Hughes points to nearly outrunning Usain Bolt in the 200-meter race in 2015 at his debut Diamond League meet—the Adidas Grand Prix in New York City—as one of his most memorable races. “Just before coming off the turn, I realized I was right there with Usain. I started running for my life,” Hughes said. “I was getting close to the line, and I was still there with him. I tried to lean forward, but his stride was longer than mine. The entire stadium thought that I won. Everybody was like, ‘Noooo!’” The race made headlines in Anguilla, and Hughes remembers motorcades and banners went up with his name on them.
6. He Is the Current British Record Holder
The morning of June 24, 2023, prior to heading to the starting line of the New York City Grand Prix, Hughes wrote down the time he predicted he’d run: 9.83 seconds. He achieved exactly that, and it was a victory that shaved 0.04 seconds off the British record, previously set by Jamaican-born British Olympic champion Linford Christie at the 1993 World Championships in Stuttgart, Germany.
7. He Missed His Chance at Earning an Olympic Medal. Twice.
Hughes tore a ligament in his right knee after falling in a race in 2016 and consequently was absent from the Rio Summer Olympics. At the 2020 Tokyo Olympics, he qualified for the 100-meter final, but he couldn’t contend for a medal after a false start. Hughes later said the mishap was due to a sudden cramp in his left calf while in his set position in the starting blocks.
8. He Is (Mostly) Food Conscious
Hughes started investing in his nutrition at age 18. To this day, his diet is very conservative, partly the influence of a close friend, who is a bodybuilder. His morning routine includes a fruit smoothie, preferring bananas, pineapples, watermelon, and cantaloupe. He’ll sometimes blend spinach and oats. Boiled eggs, omelets, fish, and chicken are his protein staples. He likes to hydrate with coconut water every day, and he never leaves home without a snack, typically a Nature Valley granola bar. “Nutrition helps a lot, trust me,” Hughes said. “It helps keep injury away. Because your body is always being fed, it doesn’t feed on itself.”
While he had to wean himself away from his vice, chocolate cake, he maintains a nightly ritual of a bowl of corn flakes, which he says helps him sleep. On a rare occasion he splurges on a Burger King cheeseburger.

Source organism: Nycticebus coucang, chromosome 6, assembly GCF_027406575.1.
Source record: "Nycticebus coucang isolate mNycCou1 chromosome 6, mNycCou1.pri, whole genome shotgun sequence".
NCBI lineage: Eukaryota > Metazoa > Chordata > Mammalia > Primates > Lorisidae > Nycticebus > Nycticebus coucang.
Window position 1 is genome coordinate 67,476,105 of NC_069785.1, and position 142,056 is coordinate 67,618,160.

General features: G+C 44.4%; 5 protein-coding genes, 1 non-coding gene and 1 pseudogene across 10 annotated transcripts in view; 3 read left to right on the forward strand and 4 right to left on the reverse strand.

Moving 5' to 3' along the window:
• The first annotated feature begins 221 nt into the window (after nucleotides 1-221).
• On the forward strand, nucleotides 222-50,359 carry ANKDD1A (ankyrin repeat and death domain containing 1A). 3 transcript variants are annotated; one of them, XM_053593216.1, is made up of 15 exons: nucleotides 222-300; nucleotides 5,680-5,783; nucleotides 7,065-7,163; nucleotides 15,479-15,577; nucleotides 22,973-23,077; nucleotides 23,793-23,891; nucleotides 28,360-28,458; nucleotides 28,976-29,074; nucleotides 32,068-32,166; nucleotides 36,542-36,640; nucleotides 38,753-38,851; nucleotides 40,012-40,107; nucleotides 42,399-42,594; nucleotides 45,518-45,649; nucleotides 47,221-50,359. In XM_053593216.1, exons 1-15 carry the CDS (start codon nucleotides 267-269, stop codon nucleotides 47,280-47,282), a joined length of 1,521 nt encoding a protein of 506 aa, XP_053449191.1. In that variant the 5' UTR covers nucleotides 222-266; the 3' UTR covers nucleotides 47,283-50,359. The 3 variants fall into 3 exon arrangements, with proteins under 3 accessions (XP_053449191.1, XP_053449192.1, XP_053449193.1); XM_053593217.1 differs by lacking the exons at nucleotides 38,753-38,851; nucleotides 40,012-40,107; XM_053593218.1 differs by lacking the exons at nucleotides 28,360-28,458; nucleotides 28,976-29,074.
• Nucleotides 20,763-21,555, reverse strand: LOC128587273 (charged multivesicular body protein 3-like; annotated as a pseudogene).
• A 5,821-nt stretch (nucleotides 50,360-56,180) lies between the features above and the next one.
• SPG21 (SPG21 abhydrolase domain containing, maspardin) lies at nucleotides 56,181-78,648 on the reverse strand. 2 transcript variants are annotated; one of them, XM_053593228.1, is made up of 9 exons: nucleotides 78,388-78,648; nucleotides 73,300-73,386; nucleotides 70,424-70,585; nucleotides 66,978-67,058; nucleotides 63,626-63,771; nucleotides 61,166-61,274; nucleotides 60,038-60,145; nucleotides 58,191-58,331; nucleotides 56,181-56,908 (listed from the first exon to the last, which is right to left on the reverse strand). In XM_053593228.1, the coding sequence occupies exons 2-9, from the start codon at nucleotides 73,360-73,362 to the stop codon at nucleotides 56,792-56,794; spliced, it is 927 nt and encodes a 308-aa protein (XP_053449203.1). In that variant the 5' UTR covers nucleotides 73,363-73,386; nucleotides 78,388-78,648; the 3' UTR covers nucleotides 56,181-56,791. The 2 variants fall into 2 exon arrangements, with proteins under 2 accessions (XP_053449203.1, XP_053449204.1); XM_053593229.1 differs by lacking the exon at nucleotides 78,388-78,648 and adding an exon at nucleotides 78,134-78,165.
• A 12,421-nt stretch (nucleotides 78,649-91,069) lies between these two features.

9. He Likes to Stretch Mid-Flight
During a flight, Hughes will go to the back of the aircraft to stretch. “I don’t care if anyone is looking at me,” he said. As soon as he lands, he tries to do a shakeout run, sprinting 50 meters on a hotel walkway for up to 15 minutes, or else he’ll put on compression boots and later have his physio flush out his legs.
10. He Can Fly a Plane
When he was 11, Hughes flew with a pilot from Anguilla to the British Virgin Islands. He remembers sitting in the cockpit, tempted to play with the instruments inside the aircraft. Only after the plane landed and was switched off did he have the opportunity to grab the control wheel. The experience encouraged his dream of becoming a pilot. He fulfilled his childhood goal of earning a pilot’s license in 2018, seven months after studying at the Caribbean Aviation Training Center in Jamaica.
So as not to interfere with track, he’d often arrive at the aviation center as early as 5 A.M. “I had to make a lot of sacrifices to make it happen,” he said, noting that on a couple of occasions he reconsidered pursuing the license. Flying is now one way he spends time before mid-afternoon track sessions. At times he has flown a Cessna 172, a single-engine prop plane, up to four days a week for an hour and as far away as Montego Bay in Jamaica.
Catch Hughes in action when he takes the starting line on August 19, day one of competition, for the first round of heats for the men’s 100-meter dash.